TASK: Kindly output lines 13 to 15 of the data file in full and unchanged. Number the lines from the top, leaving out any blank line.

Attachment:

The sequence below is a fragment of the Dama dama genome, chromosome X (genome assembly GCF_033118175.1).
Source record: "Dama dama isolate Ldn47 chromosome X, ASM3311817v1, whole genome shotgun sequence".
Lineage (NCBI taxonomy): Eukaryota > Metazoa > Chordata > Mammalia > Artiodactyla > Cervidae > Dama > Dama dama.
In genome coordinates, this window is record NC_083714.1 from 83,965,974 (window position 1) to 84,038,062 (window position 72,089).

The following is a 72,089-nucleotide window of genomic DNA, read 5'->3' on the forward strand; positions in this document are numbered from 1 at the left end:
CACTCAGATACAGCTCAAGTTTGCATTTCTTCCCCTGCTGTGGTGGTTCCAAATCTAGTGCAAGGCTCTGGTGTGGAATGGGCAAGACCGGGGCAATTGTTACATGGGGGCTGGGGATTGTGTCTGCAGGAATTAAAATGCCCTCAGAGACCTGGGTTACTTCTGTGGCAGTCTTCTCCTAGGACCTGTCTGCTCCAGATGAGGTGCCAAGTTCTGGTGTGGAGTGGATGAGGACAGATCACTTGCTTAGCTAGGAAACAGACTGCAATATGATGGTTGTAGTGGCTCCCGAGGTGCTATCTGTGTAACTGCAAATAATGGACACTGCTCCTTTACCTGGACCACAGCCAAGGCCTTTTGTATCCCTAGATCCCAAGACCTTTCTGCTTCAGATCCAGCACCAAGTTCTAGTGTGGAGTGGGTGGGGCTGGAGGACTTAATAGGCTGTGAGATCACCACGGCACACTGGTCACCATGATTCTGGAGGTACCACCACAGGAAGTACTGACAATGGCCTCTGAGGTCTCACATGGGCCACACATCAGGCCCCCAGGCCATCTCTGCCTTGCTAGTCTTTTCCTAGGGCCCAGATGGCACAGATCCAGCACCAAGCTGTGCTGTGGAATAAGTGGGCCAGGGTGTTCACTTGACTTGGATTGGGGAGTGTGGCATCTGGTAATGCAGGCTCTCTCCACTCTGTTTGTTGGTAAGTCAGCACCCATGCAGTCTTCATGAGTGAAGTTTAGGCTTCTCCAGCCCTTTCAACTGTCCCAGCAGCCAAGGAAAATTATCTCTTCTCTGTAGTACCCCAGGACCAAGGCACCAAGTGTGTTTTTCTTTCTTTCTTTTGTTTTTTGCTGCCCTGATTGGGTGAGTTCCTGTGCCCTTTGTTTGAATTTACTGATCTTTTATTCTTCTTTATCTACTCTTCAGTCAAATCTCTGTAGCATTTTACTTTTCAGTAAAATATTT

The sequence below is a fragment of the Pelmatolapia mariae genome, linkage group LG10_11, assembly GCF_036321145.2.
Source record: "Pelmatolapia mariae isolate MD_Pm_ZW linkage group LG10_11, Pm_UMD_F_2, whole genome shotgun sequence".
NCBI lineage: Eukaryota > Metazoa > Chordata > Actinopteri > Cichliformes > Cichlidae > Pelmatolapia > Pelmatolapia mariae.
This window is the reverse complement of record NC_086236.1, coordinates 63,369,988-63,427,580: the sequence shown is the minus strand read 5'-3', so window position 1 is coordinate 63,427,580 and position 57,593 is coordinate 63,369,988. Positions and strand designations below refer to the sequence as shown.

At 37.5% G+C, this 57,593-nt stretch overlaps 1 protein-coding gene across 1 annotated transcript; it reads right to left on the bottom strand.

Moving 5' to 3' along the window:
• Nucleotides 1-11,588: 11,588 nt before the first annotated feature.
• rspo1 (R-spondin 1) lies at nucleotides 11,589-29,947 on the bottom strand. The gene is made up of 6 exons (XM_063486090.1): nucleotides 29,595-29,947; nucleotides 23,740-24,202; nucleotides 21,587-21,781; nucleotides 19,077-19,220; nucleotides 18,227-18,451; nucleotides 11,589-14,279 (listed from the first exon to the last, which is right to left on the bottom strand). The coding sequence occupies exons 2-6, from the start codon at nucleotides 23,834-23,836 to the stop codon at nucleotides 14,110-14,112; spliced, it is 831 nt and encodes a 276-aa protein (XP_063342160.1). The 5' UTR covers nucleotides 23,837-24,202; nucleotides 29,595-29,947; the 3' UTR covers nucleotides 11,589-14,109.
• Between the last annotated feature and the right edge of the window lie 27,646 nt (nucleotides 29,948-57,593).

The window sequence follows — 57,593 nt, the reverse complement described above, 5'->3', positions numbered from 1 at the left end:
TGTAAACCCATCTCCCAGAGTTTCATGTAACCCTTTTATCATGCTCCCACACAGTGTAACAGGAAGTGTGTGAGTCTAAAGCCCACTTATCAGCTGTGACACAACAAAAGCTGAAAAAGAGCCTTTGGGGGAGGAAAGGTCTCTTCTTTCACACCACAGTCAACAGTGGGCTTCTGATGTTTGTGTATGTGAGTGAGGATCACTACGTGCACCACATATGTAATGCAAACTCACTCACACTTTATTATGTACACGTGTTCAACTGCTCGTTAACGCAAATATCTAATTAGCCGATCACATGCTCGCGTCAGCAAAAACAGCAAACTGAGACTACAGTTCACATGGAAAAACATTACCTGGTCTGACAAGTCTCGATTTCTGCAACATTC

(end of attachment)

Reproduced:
• Nucleotides 1-11,588: 11,588 nt before the first annotated feature.
• rspo1 (R-spondin 1) lies at nucleotides 11,589-29,947 on the bottom strand. The gene is made up of 6 exons (XM_063486090.1): nucleotides 29,595-29,947; nucleotides 23,740-24,202; nucleotides 21,587-21,781; nucleotides 19,077-19,220; nucleotides 18,227-18,451; nucleotides 11,589-14,279 (listed from the first exon to the last, which is right to left on the bottom strand). The coding sequence occupies exons 2-6, from the start codon at nucleotides 23,834-23,836 to the stop codon at nucleotides 14,110-14,112; spliced, it is 831 nt and encodes a 276-aa protein (XP_063342160.1). The 5' UTR covers nucleotides 23,837-24,202; nucleotides 29,595-29,947; the 3' UTR covers nucleotides 11,589-14,109.
• Between the last annotated feature and the right edge of the window lie 27,646 nt (nucleotides 29,948-57,593).